Saturday, February 13, 2010
Jack: The Crack Up
A few days ago I posted my account of a recent quick trip to San Francisco, and I chose Jack Kerouac's Big Sur novel as a related visual. Taking my paperback copy down from the shelf and skimming the first few pages persuaded me that I should also reread it.
The very next day, by cosmic/karmic/Kerou(m)ac coincidence, at the CD store I came upon a new two-disc set titled One Fast Move or I'm Gone: Kerouac's Big Sur, which offers a CD of the soundtrack music--composed and played by Jay Farrar (of the band Wilco) and Benjamin Gibbard (Death Cab for Cutie)--plus a DVD of that documentary, about Jack circa 1960 and his harrowing stay in a tiny cabin close to the booming Pacific south of Monterey, which in turn led to his writing the Sur book. Wheels within wheels... (A suitable image given "Ti Jean" Jack's paean to crosscountry hitching and driving, On the Road.)
Farrar's inspired idea was to take chunks of the book and set them to guitar-based music, shaping a dozen songs which provide another window into the names-changed memoir-novel, even though only a few of them wound up in the finished film. But for any fan of Farrar (or Gibbard), the disc is as compelling as that surprising cooperative venture some years back, titled Mermaid Avenue, when Billy Bragg and Wilco teamed up to create new songs from unused lyrics by Woody Guthrie. The Kerouac songs have titles like "California Zephyr," "Breathe Our Iodine," "These Roads Don't Move," "Final Horrors," "Sea Engines," "The Void," and so on; and the titles alone suggest the sometimes lyric, more often paranoid, passages in the book--which chronicles Jack's alcoholic retreat from too much fame and success and his temporary hallucinatory collapse.
The documentary--by Kerouac Films, with Jim Sampas (a familiar surname in the saga of Jack) as Executive Producer and Curt Worden as Director--is simply brilliant. Gorgeous high-definition photography of San Francisco and the Monterey Peninsula, a voiceover reader who sounds very much like Jack (maybe it is him, though one John Ventimiglia is listed as "Narrator"), on-camera interviews with writers and critics, actors and rock musicians and SF street-scene people, all of whom knew Kerouac or were influenced by his work. The result is a craftily constructed, cautionary tale of what happened to Jack and his chums during those few infamous weeks and how that story metamorphed into the novel he called Big Sur--considered his best work by some, however unlikely given the huge cultural impact of On the Road, but certainly Jack's last great book (even though followed by a good dozen posthumous, pulled-together tomes, popping up like tombstones for Ti Jean).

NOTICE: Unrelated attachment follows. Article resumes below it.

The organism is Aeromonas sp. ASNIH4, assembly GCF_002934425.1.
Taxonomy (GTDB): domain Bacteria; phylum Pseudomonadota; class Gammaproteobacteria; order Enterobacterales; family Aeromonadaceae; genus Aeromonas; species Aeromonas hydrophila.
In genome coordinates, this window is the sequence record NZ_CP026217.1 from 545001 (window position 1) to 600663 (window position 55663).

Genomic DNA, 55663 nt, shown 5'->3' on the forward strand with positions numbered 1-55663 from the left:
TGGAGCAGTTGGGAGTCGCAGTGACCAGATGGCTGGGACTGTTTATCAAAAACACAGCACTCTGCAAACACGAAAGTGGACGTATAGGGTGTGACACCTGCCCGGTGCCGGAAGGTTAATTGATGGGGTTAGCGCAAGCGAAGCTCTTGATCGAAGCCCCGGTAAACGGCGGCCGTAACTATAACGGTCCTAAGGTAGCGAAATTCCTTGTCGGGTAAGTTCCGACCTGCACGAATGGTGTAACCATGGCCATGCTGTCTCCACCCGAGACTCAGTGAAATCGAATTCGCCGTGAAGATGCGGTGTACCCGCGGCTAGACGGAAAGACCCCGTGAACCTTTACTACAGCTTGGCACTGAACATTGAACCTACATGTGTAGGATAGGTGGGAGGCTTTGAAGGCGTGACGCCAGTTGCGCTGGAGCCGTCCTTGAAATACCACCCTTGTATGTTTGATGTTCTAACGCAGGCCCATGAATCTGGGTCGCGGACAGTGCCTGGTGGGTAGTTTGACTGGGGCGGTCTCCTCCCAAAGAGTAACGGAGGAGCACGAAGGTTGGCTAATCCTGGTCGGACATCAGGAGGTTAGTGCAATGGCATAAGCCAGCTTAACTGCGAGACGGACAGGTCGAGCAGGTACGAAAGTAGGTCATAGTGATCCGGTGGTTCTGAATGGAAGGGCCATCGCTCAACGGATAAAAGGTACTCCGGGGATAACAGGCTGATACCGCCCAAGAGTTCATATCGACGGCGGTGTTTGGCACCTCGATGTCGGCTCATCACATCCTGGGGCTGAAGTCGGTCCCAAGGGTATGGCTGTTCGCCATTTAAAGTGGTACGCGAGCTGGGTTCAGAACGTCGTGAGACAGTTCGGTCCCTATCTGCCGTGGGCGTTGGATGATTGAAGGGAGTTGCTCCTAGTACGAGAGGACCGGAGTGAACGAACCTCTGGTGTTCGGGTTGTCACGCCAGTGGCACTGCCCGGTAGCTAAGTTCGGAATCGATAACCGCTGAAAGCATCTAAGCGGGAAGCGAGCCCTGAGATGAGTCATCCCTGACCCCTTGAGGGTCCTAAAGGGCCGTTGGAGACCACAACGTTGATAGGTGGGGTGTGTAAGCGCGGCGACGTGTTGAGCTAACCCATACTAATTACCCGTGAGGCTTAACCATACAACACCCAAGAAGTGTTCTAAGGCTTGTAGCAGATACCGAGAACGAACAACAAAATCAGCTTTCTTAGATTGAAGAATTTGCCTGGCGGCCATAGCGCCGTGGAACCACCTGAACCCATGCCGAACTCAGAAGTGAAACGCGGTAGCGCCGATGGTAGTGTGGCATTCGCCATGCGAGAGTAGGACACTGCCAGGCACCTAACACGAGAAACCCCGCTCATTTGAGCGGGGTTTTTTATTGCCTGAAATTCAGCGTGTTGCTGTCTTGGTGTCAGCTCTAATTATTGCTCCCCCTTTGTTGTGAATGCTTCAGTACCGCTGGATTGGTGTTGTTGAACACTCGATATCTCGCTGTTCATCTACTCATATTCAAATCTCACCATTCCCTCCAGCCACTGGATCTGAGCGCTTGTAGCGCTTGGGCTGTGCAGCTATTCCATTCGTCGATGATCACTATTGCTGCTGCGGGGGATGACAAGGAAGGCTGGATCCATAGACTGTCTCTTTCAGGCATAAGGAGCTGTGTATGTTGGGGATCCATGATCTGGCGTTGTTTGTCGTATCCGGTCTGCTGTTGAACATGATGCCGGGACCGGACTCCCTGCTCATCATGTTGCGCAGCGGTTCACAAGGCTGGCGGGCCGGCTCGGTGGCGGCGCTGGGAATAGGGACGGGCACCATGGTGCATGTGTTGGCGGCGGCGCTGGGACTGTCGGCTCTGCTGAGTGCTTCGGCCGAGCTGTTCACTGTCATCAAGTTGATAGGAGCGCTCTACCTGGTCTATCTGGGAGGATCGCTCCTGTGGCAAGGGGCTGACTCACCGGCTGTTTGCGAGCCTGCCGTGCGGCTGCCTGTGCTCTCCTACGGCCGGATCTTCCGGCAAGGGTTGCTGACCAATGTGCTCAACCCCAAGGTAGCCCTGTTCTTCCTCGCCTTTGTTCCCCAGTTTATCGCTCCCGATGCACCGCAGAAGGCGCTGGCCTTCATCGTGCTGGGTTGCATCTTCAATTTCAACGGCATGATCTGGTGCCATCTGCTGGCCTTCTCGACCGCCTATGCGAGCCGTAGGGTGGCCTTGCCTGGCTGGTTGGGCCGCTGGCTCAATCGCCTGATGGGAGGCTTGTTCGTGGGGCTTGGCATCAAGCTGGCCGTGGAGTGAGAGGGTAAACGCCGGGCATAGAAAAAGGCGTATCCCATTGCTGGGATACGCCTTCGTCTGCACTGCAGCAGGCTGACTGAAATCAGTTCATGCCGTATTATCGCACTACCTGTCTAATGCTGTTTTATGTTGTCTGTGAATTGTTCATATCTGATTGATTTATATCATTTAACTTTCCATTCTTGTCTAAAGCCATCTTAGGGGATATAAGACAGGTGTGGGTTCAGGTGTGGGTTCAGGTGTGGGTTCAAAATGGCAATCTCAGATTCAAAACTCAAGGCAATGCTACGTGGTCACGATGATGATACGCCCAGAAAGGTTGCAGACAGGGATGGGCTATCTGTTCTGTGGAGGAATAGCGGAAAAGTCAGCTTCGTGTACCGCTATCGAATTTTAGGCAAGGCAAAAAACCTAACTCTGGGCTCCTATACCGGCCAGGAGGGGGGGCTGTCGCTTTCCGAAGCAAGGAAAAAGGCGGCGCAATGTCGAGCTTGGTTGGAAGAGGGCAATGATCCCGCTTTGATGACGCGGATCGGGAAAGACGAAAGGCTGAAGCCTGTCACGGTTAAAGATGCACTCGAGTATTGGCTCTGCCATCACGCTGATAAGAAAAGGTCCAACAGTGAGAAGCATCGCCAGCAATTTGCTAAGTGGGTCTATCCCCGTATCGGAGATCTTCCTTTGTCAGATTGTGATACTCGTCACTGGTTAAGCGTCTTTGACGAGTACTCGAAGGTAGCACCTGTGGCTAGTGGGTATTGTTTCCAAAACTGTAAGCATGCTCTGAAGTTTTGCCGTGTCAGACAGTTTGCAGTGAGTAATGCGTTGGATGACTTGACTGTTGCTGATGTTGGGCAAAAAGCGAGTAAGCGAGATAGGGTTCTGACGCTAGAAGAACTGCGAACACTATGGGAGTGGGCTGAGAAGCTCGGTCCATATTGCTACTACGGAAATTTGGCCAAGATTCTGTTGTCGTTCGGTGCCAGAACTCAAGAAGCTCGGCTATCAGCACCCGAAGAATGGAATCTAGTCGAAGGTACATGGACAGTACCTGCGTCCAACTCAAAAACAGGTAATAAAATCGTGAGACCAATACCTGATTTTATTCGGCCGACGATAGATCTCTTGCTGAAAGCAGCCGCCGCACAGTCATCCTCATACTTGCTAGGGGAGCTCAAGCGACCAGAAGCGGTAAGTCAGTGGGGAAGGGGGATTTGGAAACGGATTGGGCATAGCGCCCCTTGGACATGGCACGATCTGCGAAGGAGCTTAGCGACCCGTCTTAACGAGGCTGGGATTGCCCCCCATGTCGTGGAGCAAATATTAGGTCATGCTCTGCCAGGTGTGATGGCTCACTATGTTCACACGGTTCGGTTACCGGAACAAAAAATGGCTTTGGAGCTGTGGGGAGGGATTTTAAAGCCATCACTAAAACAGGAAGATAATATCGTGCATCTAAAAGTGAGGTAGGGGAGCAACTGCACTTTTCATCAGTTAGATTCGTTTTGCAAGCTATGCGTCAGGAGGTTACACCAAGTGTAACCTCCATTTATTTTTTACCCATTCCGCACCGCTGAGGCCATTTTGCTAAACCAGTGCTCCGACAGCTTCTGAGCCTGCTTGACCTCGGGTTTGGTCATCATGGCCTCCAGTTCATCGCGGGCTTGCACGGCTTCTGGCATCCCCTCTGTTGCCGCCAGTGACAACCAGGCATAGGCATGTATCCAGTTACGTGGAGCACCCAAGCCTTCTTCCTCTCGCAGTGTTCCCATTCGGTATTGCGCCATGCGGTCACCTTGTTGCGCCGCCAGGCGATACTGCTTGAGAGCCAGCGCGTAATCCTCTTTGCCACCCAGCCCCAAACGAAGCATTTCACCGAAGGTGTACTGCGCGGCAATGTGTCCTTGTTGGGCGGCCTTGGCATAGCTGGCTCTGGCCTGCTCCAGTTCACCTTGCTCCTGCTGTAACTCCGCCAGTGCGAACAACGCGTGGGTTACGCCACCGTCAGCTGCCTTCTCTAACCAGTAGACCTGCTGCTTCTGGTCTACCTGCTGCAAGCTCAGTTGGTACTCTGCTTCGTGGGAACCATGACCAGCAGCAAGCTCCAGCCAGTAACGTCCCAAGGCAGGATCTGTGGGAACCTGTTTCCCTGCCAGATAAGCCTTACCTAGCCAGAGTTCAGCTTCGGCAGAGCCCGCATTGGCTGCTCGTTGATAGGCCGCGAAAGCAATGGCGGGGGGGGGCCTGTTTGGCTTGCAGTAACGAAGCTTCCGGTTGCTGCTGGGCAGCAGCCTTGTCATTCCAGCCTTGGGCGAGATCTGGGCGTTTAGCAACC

Among the distinguished commentators, who by the way do not sound stiff or academic at all, but boisterous and admiring and speculative and insightful instead, are poets Lawrence Ferlinghetti (owner of that primitive cabin) and Michael McClure, eccentric rockers Tom Waits and Patti Smith, actors Sam Shepard and Donal Logue, folkies Dar Williams and Jay Farrar himself, authors Aram Saroyan and S.E. Hinton, even Kerouac-haunted women Joyce Johnson and Carolyn Cassady. The film drifts and surges like the Pacific, pauses then dances on; and it all goes by in the wink of a splendid summer's eye.
Maybe best of all, I'd say that One Fast Move is eminently suitable for repeat viewing. And anyone who screens it should also play the chunks of interviews offered as extras, unused because not specifically about Big Sur, but rollicking and entertaining additions to the Kerouac story nonetheless.